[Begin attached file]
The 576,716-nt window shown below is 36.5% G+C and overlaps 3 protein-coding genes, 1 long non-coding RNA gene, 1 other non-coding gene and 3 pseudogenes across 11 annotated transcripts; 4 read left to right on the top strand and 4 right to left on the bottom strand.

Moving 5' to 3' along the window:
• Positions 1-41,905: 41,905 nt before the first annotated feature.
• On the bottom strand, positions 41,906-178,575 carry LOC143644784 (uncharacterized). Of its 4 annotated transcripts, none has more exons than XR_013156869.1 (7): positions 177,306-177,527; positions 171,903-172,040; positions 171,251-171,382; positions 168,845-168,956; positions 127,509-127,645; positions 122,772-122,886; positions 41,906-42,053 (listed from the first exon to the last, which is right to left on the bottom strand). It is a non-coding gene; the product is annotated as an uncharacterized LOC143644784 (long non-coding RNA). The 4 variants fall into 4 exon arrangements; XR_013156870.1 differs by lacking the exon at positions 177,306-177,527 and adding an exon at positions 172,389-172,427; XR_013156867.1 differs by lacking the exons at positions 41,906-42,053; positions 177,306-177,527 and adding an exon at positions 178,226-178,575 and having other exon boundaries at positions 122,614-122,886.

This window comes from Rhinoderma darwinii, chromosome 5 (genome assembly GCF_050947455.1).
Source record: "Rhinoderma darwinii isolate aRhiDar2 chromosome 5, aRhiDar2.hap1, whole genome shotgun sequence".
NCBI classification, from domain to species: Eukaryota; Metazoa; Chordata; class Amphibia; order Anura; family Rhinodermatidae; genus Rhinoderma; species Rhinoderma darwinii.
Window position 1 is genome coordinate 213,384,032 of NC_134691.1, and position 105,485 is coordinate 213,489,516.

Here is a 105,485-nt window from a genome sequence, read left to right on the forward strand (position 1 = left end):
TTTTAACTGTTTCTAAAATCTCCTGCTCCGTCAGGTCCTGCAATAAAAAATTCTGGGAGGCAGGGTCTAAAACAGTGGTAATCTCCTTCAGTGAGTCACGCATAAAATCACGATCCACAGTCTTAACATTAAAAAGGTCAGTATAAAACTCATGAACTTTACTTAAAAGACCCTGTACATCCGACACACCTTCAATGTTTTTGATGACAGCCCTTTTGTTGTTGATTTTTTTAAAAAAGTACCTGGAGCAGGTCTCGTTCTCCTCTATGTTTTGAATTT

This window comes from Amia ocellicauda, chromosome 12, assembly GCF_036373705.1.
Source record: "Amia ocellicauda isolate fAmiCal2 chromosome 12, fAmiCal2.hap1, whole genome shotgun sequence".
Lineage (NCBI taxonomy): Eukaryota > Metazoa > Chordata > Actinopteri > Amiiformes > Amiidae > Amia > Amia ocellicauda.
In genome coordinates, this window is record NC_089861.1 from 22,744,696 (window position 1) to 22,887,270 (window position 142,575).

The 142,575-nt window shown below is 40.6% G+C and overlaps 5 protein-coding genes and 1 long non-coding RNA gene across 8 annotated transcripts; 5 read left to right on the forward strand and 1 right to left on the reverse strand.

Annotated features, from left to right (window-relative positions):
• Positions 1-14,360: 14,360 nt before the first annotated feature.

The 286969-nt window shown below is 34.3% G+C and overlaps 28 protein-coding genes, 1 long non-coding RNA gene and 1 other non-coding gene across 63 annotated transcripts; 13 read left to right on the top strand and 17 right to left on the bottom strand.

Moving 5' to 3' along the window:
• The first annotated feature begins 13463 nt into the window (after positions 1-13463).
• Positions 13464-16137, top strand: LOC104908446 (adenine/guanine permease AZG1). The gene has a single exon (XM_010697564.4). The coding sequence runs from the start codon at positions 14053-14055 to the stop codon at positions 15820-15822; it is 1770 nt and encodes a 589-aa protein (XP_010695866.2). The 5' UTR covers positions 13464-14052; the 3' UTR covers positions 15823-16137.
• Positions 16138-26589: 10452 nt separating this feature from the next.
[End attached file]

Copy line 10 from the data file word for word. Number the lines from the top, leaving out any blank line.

TTTTAACTGTTTCTAAAATCTCCTGCTCCGTCAGGTCCTGCAATAAAAAATTCTGGGAGGCAGGGTCTAAAACAGTGGTAATCTCCTTCAGTGAGTCACGCATAAAATCACGATCCACAGTCTTAACATTAAAAAGGTCAGTATAAAACTCATGAACTTTACTTAAAAGACCCTGTACATCCGACACACCTTCAATGTTTTTGATGACAGCCCTTTTGTTGTTGATTTTTTTAAAAAAGTACCTGGAGCAGGTCTCGTTCTCCTCTATGTTTTGAATTT